We have evolved from, "It builds, ship it!" to continuous integration where every check-in is automatically verified by something like Travis CI. Taking that further, some people are using continuous delivery. This means, once a check-in is validated by the CI system, it's deployed -- automatically.
The blockchain and cryptocurrencies are some of the most disruptive technologies of the decade. On this episode, you'll meet Stuart Farmer who is building a suite of developer tools that speed up the process of creating new and custom blockchains and apps.
The brain is truly one of the final frontiers of human exploration. Understanding how brains work has vast consequences for human health and computation. Imagine how computers might change if we actually understood how thinking and even consciousness worked. On this episode, you'll meet Justin Kiggins and Corinne Teeter who are research scientists using Python for their daily work at the Allen Institute for Brain Science. They are joined by Nicholas Cain who is a software developer supporting scientists there using Python as well.
You often hear about architecture in software. This could be things like microservices, 3-tier apps, or even the dreaded client-server mainframe app. But this episode, we're turning this on its head: It's software in architecture and real-world construction projects with Mark Mendez.
Python is often described as a "batteries included" language and ecosystem. In fact, that's been taken so far that there is even a delightful Easter egg in the Python REPL. Just type "import antigravity" to see what I mean.
You've surely heard of quantum computing and quantum computers. They are based on the (often) non-intuitive nature of very small particles described by quantum mechanics. So how do they work and what will they mean for us as a society and as developers?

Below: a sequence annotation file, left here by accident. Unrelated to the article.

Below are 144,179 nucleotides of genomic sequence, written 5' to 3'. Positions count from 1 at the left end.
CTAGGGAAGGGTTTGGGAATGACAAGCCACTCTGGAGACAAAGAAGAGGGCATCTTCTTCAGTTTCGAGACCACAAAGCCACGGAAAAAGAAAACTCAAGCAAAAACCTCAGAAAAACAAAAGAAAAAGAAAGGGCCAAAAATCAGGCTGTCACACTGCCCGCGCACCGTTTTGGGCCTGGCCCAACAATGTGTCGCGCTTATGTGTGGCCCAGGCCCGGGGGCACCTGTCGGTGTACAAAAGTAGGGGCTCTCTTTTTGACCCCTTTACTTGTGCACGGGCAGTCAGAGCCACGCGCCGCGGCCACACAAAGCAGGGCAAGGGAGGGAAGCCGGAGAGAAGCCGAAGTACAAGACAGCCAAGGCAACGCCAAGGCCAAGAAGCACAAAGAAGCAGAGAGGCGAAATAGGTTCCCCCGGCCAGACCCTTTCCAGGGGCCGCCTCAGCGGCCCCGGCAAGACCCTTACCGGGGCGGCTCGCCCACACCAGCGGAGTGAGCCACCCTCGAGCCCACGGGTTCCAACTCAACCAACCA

One of the hottest areas of growth for Python is in the scientific and data science communities. But if that work is done in an academic or research setting, it can be very hard to get proper credit for it. You have to write full on peer reviewed articles.
Learning about programming libraries and languages is useful and interesting. But sometimes knowing WHY certain decisions were made or the history leading up to some change or package being created gives you a deeper understanding.
Since 2008 there has been this tension in Python where the much of the effort to improve Python has been on Python 3 whereas many developers were left stuck on Python 2 primarily because important packages were not yet Python 3 capable.
Python is often used in big-data situations. One of the more personal sources of large data sets is our own genetic code. Of course, as Python grows stronger in data science, it's finding its place in biology and genetics.
If you have spent some time in the Python community, you have probably heard the term PEP which stands for Python Enhancement Proposal. In fact, the very first one was created in June 2000 which defines the PEP process.
Have you heard about ASTs? Maybe that was in the context of compilers or parsers? They are an powerful data structure that we all use but often indirectly. They are just an, well, abstract idea to most of us.
This week, you'll meet Emily Morehouse. She is here to make this abstract concept much more concrete and discuss places where the AST can help us write and maintain better code.
Links from the show
Emily's talk: youtu.be
Talk slides: emilyemorehouse.github.io